WINDSOR, Ont. - A man convicted of knowingly spreading the virus that causes AIDS was handed an 18-year prison sentence Friday after a judge declined to declare him a dangerous offender.

Carl Leone pleaded guilty last year to 15 counts of aggravated sexual assault after failing to inform his sexual partners of his HIV status. Five of the 15 women are now HIV-positive.

On Friday, Superior Court Justice Joseph Quinn handed Leone 15 consecutive sentences totalling 49 years -- a number Quinn reduced to 18 years to better reflect sentencing guidelines laid out in the Criminal Code.

In passing sentence, Quinn said Leone committed a "despicable and selfish crime for five to 10 minutes of sexual gratification.''

Leone, 32, will have to surrender a DNA sample, and his name will be added to Ontario's sex offender registry.

He will be eligible for parole in six years.

Defence lawyer Andrew Bradie, who noted he hadn't spoken with his client, said outside court the sentence was fair and that he would not appeal.

Leone's mother left the courthouse with tears in her eyes, accompanied by Leone's father and sister. The family did not comment.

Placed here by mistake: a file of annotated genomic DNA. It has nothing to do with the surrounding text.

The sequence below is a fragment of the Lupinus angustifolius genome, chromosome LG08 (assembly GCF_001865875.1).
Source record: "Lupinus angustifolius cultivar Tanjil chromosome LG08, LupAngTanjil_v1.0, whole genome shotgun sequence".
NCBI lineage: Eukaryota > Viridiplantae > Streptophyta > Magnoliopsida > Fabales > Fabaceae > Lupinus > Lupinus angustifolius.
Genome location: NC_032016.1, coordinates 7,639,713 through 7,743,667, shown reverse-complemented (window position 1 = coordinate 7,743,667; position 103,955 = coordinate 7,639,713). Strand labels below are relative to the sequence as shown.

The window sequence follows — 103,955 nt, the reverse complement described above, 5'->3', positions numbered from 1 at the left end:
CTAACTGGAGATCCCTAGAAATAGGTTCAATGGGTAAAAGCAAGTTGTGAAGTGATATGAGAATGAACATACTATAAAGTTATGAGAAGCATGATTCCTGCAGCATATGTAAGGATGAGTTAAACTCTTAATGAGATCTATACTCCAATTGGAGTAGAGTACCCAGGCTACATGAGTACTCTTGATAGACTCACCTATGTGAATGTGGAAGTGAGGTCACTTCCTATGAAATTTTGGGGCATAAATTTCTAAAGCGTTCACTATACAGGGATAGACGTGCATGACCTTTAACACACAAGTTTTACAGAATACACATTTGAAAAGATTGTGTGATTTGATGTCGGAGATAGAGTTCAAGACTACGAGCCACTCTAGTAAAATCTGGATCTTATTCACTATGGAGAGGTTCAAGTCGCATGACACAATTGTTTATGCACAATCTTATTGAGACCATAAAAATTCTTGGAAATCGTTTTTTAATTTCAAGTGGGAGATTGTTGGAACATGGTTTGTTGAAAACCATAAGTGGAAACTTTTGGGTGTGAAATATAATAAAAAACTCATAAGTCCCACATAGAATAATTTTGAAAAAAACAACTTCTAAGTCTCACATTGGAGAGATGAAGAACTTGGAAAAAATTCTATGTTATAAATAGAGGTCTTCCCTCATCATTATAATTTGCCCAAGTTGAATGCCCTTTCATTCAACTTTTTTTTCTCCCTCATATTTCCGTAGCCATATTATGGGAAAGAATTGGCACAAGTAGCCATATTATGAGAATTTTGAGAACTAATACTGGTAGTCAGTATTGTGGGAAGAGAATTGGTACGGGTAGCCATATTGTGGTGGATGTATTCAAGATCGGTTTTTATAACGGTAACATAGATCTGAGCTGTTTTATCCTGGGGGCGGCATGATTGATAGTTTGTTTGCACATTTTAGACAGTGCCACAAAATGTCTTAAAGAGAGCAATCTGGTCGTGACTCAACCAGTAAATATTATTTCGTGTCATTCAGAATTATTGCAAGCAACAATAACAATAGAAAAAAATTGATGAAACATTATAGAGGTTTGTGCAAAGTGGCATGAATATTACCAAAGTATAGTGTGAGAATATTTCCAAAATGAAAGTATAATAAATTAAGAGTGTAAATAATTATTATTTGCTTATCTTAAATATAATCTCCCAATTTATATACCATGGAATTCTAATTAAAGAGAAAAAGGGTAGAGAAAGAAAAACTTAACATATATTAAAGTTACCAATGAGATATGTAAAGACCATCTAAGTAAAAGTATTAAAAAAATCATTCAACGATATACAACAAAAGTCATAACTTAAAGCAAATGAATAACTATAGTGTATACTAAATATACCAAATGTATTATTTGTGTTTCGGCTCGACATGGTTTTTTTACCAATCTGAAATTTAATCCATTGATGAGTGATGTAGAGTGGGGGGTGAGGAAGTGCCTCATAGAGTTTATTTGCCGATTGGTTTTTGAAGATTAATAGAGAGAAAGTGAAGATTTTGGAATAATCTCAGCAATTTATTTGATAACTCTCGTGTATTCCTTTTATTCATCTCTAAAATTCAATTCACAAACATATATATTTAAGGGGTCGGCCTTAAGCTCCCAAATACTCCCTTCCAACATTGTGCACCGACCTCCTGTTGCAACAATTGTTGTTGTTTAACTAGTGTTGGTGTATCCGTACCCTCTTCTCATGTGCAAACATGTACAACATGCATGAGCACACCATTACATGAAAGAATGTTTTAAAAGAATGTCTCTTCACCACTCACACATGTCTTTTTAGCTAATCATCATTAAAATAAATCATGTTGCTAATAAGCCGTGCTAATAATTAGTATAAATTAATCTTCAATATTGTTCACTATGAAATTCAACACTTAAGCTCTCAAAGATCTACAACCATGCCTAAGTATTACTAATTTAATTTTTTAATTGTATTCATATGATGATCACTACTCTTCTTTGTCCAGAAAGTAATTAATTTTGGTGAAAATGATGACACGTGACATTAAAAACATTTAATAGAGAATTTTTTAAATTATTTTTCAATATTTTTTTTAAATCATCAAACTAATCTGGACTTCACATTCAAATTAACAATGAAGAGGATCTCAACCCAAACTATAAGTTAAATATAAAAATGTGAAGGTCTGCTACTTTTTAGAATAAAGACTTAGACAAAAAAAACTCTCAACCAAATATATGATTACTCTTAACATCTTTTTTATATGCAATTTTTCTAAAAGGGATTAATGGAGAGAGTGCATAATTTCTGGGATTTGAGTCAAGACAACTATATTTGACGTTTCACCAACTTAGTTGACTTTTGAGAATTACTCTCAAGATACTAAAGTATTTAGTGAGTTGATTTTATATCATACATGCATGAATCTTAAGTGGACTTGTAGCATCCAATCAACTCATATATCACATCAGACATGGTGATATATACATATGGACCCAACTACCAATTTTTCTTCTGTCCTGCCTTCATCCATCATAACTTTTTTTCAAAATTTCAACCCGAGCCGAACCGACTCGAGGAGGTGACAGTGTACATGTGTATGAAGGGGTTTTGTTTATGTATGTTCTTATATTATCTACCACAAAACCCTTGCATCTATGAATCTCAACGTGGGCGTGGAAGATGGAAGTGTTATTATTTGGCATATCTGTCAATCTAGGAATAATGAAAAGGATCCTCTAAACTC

Quinn told the court that Leone's age, his lack of a criminal record and the fact he pleaded guilty to spare his victims the trauma of testifying were factors in his sentence.

At his dangerous offender hearing in February, Leone expressed remorse and said he hopes he can be forgiven and one day return to the community.

A dangerous offender designation would have jailed Leone indefinitely.

Leone, who helped run his wealthy parents' music store, was told in 1997 by Windsor Essex County Health Unit workers that he was HIV-positive -- seven years before his arrest on June 6, 2004.

Court has heard that Leone lived in a "sex-drenched, drug-drenched environment'' that included frequenting strip clubs and having casual sex.